Nowadays, with a large variety of vehicle types and shapes on streets and highways -- in some cases strange and even ugly ones -- Airflows in retrospect don't seem very odd.  To some eyes, including mine, they hold a certain charm despite some questionable styling details.   But what happened happened, so we now take a look at what Chrysler's stylists did in their failed attempt to try to save the DeSoto Airflow line back in the mid-1930s.


1934 Chrysler Airflow
This is to set the scene, a typical Chrysler Airflow four-door sedan.  Airflows also came in two-door sedan and coupe versions, these having a stronger fastback appearance and no spare tire hanging at the rear.

1934 DeSoto Airflow
This is a two-door sedan version. The difference in length from the Chrysler is located in the zone between the front axle and the dash; compare this photo with the one above.

1935 DeSoto Airflow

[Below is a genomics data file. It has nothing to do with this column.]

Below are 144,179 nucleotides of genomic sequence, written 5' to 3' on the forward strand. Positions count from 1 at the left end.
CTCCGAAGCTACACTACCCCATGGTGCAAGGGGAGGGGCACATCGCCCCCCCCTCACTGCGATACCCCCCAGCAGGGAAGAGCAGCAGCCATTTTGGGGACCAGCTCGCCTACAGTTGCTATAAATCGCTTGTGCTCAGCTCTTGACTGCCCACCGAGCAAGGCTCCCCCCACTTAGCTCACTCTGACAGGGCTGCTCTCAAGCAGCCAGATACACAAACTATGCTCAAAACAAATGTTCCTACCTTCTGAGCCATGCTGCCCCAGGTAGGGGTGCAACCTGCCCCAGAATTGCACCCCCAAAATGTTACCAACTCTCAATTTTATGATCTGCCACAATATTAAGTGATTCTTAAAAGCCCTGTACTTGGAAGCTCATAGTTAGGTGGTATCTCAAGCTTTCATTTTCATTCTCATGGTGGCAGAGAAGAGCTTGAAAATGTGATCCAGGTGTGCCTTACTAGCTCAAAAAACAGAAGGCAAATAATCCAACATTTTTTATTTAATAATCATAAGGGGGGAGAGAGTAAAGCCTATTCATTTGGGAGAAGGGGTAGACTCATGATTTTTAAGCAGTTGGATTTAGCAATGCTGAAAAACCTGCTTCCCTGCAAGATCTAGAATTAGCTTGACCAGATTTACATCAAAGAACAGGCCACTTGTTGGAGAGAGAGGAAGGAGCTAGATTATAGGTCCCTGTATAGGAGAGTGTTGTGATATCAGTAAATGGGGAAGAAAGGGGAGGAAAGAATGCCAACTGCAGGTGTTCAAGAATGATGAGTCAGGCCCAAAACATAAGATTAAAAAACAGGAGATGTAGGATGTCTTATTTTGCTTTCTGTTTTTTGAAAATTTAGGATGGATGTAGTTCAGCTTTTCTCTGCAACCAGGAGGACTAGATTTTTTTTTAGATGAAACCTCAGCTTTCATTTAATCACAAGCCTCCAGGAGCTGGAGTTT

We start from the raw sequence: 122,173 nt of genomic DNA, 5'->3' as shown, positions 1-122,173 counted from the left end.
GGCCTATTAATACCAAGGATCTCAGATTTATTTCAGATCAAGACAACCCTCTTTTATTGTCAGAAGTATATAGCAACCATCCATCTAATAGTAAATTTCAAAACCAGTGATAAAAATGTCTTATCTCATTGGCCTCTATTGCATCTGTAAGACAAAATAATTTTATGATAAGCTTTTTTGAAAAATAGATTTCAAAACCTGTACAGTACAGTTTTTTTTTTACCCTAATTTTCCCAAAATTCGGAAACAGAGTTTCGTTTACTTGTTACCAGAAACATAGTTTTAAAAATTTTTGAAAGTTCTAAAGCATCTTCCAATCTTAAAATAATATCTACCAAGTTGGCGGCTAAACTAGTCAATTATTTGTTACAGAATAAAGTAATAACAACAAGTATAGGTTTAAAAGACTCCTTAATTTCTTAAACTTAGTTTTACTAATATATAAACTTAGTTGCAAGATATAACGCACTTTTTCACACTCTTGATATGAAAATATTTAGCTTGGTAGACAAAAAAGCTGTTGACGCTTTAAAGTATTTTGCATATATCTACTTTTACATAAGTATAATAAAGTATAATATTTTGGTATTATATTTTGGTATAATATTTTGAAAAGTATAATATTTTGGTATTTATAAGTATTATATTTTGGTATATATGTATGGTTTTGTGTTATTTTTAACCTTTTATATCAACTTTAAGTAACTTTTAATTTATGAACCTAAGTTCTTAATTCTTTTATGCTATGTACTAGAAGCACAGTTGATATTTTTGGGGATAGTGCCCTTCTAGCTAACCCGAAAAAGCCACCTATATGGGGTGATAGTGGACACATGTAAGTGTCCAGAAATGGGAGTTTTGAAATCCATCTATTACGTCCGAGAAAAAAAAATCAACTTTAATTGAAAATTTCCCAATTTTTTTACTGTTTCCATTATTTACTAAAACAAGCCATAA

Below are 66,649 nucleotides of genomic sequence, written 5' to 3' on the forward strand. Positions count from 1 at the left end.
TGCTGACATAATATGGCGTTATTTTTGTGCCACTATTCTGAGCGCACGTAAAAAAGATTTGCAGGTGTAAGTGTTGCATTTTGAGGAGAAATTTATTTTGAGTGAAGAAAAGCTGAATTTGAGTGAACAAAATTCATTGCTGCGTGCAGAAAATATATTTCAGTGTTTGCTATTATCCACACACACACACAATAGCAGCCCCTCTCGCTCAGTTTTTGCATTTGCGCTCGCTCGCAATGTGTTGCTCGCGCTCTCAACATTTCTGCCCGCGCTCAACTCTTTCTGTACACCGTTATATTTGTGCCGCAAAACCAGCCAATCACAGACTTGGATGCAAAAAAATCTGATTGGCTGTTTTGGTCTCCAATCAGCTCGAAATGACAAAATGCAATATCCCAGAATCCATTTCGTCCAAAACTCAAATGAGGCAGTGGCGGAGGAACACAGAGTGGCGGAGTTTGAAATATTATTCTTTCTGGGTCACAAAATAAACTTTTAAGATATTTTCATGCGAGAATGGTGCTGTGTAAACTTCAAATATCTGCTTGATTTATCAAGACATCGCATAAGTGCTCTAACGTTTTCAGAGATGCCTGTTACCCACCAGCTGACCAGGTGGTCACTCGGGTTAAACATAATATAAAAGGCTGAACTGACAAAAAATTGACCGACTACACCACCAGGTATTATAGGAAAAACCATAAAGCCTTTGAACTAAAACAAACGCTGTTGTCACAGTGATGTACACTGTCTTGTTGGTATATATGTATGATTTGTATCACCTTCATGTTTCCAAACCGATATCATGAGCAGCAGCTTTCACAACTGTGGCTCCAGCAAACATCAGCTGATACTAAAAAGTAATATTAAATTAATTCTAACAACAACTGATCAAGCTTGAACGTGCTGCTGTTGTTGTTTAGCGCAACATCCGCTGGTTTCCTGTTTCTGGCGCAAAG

DeSoto and Chrysler Airflow facelifts for the 1935 model year were concentrated on the hood and grille. This was because the rounded noses on the 1934 cars were an obstacle to sales in an era where essentially all cars had high and often long hoods. So the 1935s were given raised hoods and more distinctive grilles at some expense in aerodynamic efficiency.  By the way, the car shown above is a coupe, with the most aggressive Airflow fastback styling.

1935 DeSoto Airstream
Here is a 1935 DeSoto Airstream. Note the similarity in grille embellishments compared to the Airflow. However, the Airflow's bulged grill is what was called "fencer's mask," a brief fashion in the mid-30s.